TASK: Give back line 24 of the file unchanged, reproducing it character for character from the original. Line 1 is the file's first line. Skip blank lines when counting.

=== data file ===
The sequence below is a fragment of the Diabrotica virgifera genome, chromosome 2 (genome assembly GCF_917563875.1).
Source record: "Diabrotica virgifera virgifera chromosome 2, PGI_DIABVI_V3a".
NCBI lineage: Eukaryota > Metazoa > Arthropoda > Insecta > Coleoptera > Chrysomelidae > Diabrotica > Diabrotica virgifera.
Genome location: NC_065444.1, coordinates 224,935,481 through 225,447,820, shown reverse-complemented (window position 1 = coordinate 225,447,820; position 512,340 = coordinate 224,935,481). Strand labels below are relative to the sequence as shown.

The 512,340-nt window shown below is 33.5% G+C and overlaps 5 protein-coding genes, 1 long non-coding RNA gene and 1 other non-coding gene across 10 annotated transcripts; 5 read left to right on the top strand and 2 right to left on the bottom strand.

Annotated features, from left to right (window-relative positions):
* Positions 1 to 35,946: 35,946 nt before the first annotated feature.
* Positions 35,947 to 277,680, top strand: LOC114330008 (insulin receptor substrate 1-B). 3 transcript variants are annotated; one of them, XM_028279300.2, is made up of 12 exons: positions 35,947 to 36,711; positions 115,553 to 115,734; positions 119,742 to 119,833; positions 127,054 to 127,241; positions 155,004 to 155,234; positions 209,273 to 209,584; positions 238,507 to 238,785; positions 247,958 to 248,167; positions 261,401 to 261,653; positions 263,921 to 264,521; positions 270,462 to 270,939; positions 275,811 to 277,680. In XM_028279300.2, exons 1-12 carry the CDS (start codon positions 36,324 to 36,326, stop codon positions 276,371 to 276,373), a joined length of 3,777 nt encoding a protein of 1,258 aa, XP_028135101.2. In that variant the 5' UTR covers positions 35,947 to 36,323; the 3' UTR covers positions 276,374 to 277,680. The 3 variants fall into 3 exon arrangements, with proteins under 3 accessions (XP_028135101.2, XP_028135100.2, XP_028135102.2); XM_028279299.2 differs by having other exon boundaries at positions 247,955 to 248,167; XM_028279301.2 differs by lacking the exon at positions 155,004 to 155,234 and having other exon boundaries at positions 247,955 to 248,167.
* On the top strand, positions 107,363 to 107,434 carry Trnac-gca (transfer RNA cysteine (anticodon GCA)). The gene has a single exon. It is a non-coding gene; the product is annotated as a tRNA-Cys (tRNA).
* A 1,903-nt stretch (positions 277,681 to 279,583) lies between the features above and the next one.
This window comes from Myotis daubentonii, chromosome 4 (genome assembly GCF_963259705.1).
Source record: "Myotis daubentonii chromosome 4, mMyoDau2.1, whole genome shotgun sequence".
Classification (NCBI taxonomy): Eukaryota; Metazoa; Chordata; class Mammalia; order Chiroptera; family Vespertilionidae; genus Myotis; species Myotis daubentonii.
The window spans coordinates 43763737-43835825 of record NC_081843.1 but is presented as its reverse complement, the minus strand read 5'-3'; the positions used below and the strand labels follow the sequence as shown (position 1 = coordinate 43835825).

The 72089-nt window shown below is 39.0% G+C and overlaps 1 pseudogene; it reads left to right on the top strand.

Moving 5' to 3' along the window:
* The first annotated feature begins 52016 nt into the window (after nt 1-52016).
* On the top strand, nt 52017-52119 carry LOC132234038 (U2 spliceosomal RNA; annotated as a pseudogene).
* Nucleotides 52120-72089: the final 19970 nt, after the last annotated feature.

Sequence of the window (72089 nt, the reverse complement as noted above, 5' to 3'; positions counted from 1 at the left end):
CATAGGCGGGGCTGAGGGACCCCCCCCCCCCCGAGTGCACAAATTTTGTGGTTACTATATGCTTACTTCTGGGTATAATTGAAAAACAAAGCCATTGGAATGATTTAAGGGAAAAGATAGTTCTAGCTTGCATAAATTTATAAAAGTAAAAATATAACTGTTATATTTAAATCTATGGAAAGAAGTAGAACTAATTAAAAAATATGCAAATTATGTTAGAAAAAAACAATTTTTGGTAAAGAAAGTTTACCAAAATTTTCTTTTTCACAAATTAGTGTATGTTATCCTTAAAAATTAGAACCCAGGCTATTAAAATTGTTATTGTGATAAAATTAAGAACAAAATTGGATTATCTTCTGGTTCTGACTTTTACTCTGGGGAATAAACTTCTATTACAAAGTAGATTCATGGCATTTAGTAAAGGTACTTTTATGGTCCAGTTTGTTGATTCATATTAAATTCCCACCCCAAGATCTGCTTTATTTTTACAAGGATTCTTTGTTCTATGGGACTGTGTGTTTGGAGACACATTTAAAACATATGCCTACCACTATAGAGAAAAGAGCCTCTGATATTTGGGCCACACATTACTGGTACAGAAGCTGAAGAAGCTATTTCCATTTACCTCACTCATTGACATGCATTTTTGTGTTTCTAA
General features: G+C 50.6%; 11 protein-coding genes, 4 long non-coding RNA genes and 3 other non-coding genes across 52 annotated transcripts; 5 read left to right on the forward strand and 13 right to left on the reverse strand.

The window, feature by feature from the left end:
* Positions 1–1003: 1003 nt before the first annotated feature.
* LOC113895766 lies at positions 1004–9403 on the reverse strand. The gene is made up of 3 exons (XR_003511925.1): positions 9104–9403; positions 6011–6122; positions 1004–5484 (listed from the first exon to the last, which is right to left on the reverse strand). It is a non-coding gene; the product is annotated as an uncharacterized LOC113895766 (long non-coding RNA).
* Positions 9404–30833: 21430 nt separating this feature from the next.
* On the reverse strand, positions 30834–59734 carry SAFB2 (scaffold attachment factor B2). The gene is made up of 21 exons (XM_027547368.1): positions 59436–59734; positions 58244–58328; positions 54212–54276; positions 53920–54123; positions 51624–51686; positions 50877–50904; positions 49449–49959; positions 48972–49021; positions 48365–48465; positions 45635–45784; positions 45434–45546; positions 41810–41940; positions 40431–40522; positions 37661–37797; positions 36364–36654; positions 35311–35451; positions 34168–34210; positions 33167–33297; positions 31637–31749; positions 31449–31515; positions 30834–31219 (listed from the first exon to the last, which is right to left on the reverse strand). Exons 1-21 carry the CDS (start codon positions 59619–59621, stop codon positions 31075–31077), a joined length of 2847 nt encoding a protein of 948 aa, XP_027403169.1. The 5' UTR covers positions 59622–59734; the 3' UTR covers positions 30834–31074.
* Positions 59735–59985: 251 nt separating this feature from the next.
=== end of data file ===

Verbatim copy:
* Positions 1–1003: 1003 nt before the first annotated feature.